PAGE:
Analysis - Now you might think, okay, that looks pretty good, but there was only a margin of 16 seats and 2.2% of the votes between the Liberals and the Conservatives. Cooperation that year would have been beneficial to safeguard keeping the Conservatives out of power, and doing so could still have benefited both parties. Since the Liberals only got a minority government the NDP ended up propping up the Liberals, a love affair that ended 3 years later.

In 2014...

Liberals won 58 seats with 38.65% of the votes.
Conservatives won 28 seats with 31.25% of the votes.
NDP won 21 seats with 23.75% of the votes.

Analysis - The Liberals won a nice majority with 30 seats to spare, but the vote percentages were much closer - only 7.4% apart - and could have led to a very different result had it been a tighter race. Clearly cooperation would not been a necessity, but it still could have been beneficial to both parties.

So what is the strategy?

Ideally, the Liberals and NDP should each not run any candidates in 10 ridings where the other party's candidate is more likely to beat the Conservative stronghold, for a total of 20 ridings where they could effectively block the Conservative candidate from winning.

If this strategy managed to work for just half of the ridings in past elections, that would have caused the following changes in election results:

In 1985 the Liberals would have formed a minority government instead of the Conservatives doing so, with the NDP propping up the Liberals.

In 1987 the Liberals would still win a majority, but the NDP would have been the official opposition instead of the PCs.

In 1990 the NDP would still win a majority, the Liberals would still be the official opposition, but the PCs would only have 10 seats total.

In 1995 the PCs would still win a majority, but it would be weaker by 10 seats.

In 1999 the PCs would have been denied a majority government, and the Liberals would have formed a minority government propped up by the NDP. This would be favourable to the NDP.

In 2003 the Liberals would still win a majority, but the NDP would almost double their number of seats since they did so poorly that year.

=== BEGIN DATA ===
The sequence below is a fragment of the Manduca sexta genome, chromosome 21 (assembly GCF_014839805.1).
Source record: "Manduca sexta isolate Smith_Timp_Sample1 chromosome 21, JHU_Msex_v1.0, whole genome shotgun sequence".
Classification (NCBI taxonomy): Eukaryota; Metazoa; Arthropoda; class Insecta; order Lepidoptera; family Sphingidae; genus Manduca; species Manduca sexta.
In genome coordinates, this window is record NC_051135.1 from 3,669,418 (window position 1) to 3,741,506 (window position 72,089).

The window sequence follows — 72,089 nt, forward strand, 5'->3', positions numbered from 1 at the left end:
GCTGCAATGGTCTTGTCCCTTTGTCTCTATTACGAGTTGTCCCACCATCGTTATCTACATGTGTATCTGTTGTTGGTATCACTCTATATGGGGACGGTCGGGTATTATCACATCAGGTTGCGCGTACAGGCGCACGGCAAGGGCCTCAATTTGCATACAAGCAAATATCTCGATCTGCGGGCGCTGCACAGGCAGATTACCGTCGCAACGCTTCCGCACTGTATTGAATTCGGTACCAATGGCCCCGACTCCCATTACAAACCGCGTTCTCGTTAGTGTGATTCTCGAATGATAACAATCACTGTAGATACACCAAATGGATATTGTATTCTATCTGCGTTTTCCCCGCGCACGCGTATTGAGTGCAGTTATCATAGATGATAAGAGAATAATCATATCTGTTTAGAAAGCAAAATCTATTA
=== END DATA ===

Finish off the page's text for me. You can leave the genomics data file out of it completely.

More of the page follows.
In 2007 the Liberals would still win a majority, but the NDP would increase their number of seats by 50%.

In 2011 the Liberals would win a majority instead of a minority, and the NDP would see their number of seats go up by 29%.

In 2014 the Liberals would still win a majority, but the NDP would surpass the Conservative seat total and become the official opposition.

All that is required here for these results is for the NDP and Liberals to cooperate on 20 PC stronghold ridings where Conservatives were most likely to win anyway, and for each party to win half of the ridings where their strategy was in place.

The results out of 9 elections?

2 less PC Minority or Majority governments.
2 more Liberal Minorities.
1 more Liberal Majority.
2 more NDP propping up a Liberal Minority.
2 more NDP being the Official Opposition.

9 times when the PCs would have been weaker as a political party.

So statistically...

The Liberals would form 22.2% more minority governments.
The Liberals would win a majority government 11.1% more often.
The NDP would prop up a Liberal minority 22.2% more often.
The NDP would be the official opposition 22.2% more often.

And lets not forget...

The PCs would be weaker every single election, even if they still manage to win a few.
The number of times the PCs manage to form a government actually drops 66.6% from 3 out of 9 times to only 1 time out of 9.

And that last aspect, a 66.6% drop in Conservative governments... wow! That is huge.